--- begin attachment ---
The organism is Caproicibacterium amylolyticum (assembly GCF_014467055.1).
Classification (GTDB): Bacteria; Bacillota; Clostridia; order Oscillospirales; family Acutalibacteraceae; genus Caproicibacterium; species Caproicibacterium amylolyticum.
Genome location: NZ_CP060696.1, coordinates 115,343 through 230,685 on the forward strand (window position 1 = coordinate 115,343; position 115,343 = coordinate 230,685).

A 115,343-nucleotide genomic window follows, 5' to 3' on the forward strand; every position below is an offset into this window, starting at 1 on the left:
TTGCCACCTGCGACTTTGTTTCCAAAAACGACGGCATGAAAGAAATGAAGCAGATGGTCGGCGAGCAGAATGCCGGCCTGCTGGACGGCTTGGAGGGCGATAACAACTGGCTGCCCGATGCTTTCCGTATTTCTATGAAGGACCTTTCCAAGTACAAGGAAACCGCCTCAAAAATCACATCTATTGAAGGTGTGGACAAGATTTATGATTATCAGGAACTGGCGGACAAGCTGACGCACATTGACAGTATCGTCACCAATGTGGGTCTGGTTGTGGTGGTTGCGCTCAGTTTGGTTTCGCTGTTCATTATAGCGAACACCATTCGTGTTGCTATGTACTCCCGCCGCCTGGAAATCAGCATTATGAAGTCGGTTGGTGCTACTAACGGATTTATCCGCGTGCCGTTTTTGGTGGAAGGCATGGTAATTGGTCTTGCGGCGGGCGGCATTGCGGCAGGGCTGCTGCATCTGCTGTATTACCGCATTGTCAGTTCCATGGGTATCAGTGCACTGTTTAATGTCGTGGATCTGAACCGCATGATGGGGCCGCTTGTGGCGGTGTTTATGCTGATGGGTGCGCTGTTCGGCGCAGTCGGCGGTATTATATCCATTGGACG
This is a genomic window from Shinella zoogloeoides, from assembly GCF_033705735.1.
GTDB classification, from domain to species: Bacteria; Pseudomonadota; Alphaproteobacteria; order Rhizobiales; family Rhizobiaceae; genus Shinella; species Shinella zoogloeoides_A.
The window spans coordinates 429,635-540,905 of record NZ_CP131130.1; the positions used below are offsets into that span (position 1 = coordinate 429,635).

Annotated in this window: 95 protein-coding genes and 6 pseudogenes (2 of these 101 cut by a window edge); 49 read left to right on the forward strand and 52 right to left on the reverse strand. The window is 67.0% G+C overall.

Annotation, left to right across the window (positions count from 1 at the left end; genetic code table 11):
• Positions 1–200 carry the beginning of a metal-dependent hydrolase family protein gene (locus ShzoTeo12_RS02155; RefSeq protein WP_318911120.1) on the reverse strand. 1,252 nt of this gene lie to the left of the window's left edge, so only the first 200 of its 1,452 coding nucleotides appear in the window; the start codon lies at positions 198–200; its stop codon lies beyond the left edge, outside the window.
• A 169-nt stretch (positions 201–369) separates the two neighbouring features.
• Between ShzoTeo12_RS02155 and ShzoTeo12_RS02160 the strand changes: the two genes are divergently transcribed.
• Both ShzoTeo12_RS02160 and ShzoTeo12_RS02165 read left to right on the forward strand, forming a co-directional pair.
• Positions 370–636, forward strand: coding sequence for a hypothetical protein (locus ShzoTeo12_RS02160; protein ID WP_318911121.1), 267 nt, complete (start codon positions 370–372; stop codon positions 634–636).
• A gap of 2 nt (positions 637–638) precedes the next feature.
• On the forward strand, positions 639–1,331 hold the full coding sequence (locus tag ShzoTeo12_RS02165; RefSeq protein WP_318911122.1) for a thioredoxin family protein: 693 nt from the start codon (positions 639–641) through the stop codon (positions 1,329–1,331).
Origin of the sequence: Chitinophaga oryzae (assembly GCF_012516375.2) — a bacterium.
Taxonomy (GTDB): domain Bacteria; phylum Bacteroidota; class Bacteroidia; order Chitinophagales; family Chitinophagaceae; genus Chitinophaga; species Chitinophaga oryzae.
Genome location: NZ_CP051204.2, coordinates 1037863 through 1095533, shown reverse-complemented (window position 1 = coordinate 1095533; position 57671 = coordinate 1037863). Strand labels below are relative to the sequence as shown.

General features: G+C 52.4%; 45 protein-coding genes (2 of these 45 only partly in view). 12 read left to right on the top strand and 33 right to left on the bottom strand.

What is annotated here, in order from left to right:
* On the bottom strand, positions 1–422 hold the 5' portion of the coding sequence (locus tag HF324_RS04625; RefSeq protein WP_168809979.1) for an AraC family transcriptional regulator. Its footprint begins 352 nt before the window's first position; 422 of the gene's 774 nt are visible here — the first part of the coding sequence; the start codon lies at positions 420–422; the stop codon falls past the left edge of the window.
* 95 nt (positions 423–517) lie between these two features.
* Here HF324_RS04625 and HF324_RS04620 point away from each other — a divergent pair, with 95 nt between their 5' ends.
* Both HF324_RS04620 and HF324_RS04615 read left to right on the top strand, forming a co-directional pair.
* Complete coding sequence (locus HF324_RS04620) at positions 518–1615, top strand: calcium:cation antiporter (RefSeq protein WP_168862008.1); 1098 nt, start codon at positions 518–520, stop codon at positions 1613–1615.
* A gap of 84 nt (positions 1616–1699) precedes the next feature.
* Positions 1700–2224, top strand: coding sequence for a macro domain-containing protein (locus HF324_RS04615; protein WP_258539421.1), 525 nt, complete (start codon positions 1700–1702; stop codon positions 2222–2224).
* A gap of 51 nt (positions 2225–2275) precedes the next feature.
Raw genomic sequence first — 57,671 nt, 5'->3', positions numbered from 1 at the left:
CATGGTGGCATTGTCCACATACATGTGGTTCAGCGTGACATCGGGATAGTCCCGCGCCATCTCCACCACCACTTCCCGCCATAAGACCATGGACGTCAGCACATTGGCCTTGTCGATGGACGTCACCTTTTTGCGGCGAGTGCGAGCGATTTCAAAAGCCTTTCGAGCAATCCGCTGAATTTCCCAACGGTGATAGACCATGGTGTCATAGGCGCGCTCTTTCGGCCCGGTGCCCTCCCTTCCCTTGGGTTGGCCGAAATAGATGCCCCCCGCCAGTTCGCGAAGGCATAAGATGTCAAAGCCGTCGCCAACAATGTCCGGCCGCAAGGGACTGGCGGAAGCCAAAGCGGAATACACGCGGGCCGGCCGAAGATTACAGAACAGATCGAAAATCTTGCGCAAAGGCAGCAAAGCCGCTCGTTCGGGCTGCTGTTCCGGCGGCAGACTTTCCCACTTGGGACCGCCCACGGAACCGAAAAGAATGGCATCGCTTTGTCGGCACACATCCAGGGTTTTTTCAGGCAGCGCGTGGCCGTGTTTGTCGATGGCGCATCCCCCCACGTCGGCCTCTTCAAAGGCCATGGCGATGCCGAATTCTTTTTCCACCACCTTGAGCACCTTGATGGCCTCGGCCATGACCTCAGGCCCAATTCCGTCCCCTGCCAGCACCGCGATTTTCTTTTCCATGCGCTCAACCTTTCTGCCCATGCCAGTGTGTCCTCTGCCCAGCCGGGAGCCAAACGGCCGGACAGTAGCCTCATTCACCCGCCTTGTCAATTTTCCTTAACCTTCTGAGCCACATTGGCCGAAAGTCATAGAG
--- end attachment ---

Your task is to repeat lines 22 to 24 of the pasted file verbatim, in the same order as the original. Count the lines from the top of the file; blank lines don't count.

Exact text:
What is annotated here, in order from left to right:
* On the bottom strand, positions 1–422 hold the 5' portion of the coding sequence (locus tag HF324_RS04625; RefSeq protein WP_168809979.1) for an AraC family transcriptional regulator. Its footprint begins 352 nt before the window's first position; 422 of the gene's 774 nt are visible here — the first part of the coding sequence; the start codon lies at positions 420–422; the stop codon falls past the left edge of the window.
* 95 nt (positions 423–517) lie between these two features.